• The need for assurances on whether restrictions to the rights of individuals (in particular, rights of access, rectification and objection) are necessary and proportionate in a democratic society and respect the essence of fundamental rights.


  • Onward transfers of personal data may occur to third countries that later become subject to a Japanese adequacy decision — but those countries may not have been the subject of a previous assessment or adequacy finding by the Commission.
  • The use of consent for data processing and transfers plays a central role in the Japanese legal system — but unlike the GDPR, consent is not defined in a way to include the right to withdraw.
  • The Japanese redress system may not be accessible for EU-based individuals, given that the PPC offers support via a helpline and in Japanese only.

The EDPB recommended that the Commission address its concerns and requests for clarification and provide further evidence and explanations of the issued raised in its Opinion. In addition, it advised that the Commission conduct a review of its adequacy finding at least every two years rather than every four years, as is proposed under the draft decision.

MEP clarifications and concerns

MEPs stated that the Japanese and EU data protection systems “share a high degree of convergence”, particularly around safeguards, individual rights, and oversight and enforcement mechanisms. However, they also highlighted several aspects of the draft decision that require further clarification, or for which concerns remain.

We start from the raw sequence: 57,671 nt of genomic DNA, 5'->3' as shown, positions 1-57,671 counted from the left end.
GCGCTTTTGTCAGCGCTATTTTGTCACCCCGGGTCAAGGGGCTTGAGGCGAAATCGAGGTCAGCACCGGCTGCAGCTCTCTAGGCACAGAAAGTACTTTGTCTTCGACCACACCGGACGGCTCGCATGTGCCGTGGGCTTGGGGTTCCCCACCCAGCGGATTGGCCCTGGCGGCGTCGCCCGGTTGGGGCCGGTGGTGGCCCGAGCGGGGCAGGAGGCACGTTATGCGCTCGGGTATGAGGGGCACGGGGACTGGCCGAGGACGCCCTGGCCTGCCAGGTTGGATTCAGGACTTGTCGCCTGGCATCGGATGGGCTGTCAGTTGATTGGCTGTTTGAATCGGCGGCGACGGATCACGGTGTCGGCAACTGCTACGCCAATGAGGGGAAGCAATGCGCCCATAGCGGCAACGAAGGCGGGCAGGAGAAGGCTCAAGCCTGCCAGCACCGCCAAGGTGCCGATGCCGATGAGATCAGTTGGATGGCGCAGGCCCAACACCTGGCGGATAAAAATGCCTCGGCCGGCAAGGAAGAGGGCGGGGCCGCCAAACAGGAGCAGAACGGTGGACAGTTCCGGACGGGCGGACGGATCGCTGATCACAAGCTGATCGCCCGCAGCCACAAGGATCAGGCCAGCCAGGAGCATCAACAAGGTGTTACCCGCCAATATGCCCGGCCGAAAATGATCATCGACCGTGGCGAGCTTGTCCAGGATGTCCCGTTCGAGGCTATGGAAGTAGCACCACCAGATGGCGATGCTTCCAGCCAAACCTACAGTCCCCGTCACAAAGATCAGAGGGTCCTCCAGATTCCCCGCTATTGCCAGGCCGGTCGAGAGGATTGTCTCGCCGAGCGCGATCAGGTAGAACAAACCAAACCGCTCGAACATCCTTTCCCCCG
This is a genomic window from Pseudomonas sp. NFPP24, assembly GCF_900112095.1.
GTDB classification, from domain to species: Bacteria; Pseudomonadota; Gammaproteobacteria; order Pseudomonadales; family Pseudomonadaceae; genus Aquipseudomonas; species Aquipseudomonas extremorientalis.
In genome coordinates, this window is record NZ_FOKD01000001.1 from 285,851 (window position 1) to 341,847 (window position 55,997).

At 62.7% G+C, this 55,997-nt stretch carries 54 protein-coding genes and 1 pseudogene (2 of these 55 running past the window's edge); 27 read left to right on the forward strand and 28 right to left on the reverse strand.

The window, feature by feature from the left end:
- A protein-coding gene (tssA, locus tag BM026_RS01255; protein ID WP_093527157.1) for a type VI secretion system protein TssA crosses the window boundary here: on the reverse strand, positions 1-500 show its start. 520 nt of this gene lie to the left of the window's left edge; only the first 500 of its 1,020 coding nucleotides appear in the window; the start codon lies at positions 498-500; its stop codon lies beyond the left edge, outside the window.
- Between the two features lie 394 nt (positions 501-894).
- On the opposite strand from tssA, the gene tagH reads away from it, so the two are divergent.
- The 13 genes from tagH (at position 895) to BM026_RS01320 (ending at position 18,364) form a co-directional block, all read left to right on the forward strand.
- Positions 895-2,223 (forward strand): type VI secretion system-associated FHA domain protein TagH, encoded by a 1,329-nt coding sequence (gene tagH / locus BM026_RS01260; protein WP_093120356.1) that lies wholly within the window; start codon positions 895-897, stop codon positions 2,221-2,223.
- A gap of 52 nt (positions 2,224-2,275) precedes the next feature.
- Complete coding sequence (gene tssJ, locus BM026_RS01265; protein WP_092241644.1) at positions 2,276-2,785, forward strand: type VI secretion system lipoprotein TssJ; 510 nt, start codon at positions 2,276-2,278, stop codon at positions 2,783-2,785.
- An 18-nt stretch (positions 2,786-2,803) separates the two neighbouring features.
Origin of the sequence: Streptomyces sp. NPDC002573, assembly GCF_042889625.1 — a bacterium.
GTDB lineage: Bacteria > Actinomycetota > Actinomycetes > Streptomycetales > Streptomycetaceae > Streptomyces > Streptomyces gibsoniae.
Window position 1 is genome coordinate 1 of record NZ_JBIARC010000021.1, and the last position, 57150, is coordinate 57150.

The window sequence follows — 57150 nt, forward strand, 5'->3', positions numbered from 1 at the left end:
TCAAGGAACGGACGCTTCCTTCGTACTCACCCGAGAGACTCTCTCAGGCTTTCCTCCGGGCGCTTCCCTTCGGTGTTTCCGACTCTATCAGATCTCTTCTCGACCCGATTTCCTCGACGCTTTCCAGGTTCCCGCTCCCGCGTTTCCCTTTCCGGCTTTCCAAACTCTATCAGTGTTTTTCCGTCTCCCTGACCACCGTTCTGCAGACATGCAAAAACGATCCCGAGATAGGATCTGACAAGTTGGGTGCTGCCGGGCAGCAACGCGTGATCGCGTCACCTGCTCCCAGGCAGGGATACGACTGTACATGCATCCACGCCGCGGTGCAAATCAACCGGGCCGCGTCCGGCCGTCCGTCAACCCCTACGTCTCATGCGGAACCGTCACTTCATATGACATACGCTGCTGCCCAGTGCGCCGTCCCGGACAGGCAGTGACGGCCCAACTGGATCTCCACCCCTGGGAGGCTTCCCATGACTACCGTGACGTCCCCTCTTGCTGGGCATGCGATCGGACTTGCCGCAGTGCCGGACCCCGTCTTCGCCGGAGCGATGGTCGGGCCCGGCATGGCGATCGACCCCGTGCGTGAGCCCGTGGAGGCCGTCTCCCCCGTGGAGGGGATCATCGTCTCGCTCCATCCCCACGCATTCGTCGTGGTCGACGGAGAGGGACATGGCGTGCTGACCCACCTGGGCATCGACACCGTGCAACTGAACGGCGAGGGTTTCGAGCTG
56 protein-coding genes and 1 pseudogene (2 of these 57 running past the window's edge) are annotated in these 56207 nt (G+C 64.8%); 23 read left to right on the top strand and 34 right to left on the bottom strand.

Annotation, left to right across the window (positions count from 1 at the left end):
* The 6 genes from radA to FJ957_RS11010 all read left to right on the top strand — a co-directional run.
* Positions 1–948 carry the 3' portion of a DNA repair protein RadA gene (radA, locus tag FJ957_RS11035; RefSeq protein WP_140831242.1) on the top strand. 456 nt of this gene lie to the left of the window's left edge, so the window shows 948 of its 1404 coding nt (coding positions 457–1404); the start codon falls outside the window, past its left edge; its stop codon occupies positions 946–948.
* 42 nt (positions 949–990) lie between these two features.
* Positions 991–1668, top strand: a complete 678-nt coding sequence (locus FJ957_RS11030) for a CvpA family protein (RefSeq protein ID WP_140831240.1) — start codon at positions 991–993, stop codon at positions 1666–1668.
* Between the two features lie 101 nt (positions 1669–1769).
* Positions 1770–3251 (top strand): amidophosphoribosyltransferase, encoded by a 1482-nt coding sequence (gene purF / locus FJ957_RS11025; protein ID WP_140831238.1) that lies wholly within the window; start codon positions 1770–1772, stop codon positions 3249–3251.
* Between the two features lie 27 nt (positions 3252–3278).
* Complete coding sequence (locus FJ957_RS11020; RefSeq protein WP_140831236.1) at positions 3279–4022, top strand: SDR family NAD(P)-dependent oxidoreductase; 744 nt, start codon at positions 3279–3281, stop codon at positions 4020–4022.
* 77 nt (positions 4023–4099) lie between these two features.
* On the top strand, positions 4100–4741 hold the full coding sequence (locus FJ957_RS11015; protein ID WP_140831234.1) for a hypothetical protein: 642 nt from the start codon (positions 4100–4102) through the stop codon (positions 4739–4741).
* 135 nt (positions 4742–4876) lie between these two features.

• Regarding the fact that the Japanese law definition of “personal data” (i) includes a harm threshold, and (ii) excludes the situation where personal data can be used to single out an individual.
  • Given the lack of specific provisions in Japanese law, in-depth clarifications are required in relation to direct marketing in order to demonstrate an equivalent level of personal data protection for such processing.


  • Japanese law and PPC guidance do not contain provisions on automated decision-making and profiling, whilst the applicable sectoral rules do not provide a comprehensive framework offering strong protections against such processing.
  • The use of indiscriminate mass surveillance by the Japanese Directorate for Signals Intelligence, to which the draft decision does not refer and which may not satisfy the criteria established by the European Court of Justice in Schrems (in which it invalidated the Safe Harbor framework due to concerns over the National Security Agency’s mass surveillance activities).


The fact that the EDPB and MEPs are flagging areas of concern during the final stages of a lengthy process demonstrates that EU adequacy decisions are not taken lightly — and rightly so, given that the protection of millions of individuals’ personal data is potentially at stake. Moreover, the EDPB’s opinion specifically refers to the fact that, as the first post-GDPR adequacy decision, the Japanese text and approach will represent a precedent for future adequacy applications, as well as for the review of existing decisions.